Paris rail stations closed after CIA bomb alert

9th April 2004, Comments 0 comments

PARIS, April 8 (AFP) - Paris city rail traffic was temporarily brought to a halt and five stations evacuated Thursday evening following a CIA alert of a possible bomb attack, police said.

PARIS, April 8 (AFP) - Paris city rail traffic was temporarily brought to a halt and five stations evacuated Thursday evening following a CIA alert of a possible bomb attack, police said.

The CIA (The US Central Intelligence Agency) had warned French domestic counter-intelligence of a threat to carry out an attack Thursday on either the Paris suburban rail network or the subway, they said.

Traffic was temporarily halted on the A line of the Paris regional suburban rail network, the RER, which also runs through the city centre.

Police evacuated the stations after the CIA informed the French of an anonymous message it had received from Madrid warning of a possible attack between 1830 and 1930 GMT.

The RER stations affected included one at the Gare de Lyon mainline rail station.

"Following a bomb alert, traffic will be temporarily suspended on the RER A line from 8:15 pm (1815 GMT) and the main stations and interconnections will be evacuated to allow security services to carry out the necessary searches," a spokesman for the Paris police service said at the start of the state of alert.

Police later announced they had ended the state of alert at 9:30 pm after an interruption of about one hour and a half.

"Following systematic searches of stations on RER A line, the police prefecture has requested the RATP (Paris region transport authority) to resume normal traffic," a police spokesman said.

Police said the warning to the CIA came in an anonymous e-mail message from Madrid, where massive bomb attacks at rail stations left 191 people dead on March 11.

Paris police said Thursday's state of alert caused disruption to traffic during the rush hour.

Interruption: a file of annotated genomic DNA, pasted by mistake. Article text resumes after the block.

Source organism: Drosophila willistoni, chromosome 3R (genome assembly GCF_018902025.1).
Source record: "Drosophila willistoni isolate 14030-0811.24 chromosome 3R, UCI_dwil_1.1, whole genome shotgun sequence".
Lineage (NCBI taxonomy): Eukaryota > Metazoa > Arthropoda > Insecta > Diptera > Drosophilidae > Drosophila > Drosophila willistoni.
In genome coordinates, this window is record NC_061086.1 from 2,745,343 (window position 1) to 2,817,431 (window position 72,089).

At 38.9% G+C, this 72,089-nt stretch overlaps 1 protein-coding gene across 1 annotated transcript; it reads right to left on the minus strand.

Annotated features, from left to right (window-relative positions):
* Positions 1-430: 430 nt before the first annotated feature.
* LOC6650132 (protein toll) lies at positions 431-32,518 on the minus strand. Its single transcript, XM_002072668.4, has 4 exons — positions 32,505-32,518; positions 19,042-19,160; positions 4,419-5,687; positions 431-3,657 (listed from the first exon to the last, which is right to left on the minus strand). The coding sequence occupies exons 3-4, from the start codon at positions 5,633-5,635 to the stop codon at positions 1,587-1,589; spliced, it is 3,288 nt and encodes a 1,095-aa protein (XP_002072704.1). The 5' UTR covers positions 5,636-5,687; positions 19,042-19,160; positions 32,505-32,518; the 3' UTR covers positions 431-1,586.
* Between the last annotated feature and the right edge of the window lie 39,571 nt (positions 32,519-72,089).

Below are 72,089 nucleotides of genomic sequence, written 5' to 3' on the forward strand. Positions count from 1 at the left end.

But there was no panic during a period of the day when some 40,000 commuters were using the A line running acros Paris from east to west and serving major business districts such as La Defense and the Champs-Elysees, as well as Chatelet-Les Halles, the capital's biggest urban communications hub.

A large police turnout carried out searches, including tight inspections of passengers' luggage.

On March 12 the French authorities raised to the security alert to red at railway stations and airports.

Last December 24 and 25, the French government cancelled six flights from Paris to the United States after American security authorities provided warnings of possible bomb attacks.

Two unexploded bombs were found in February and March next to busy French rail lines. Investigators said they could have been made only by people who had trained as military personnel or engineers.

Last month French police and intelligence urgently launched a hunt for clues to a mysterious group calling itself AZF that tried to blackmail the authorities for money, threatening bomb attacks on railways that it said would outdo even Madrid's March 11 bombings.

AZF later sent a letter to the interior ministry saying it was suspending its threat because of technical and logistical problems, but that once it returned with a demand for money this must be paid "without discussion".

The group, which initially carried on an exchange with authorities through coded messages in newspaper classified advertisements after first surfacing in mid-December, set a price of four million dollars and two million euros in cash.

It warned it was capable of making sure "France will surpass ingloriously the sad records of Spain" - a reference to the March 11 train bombings thought to have been carried out by Al-Qaeda.

                                                                 Subject: French news

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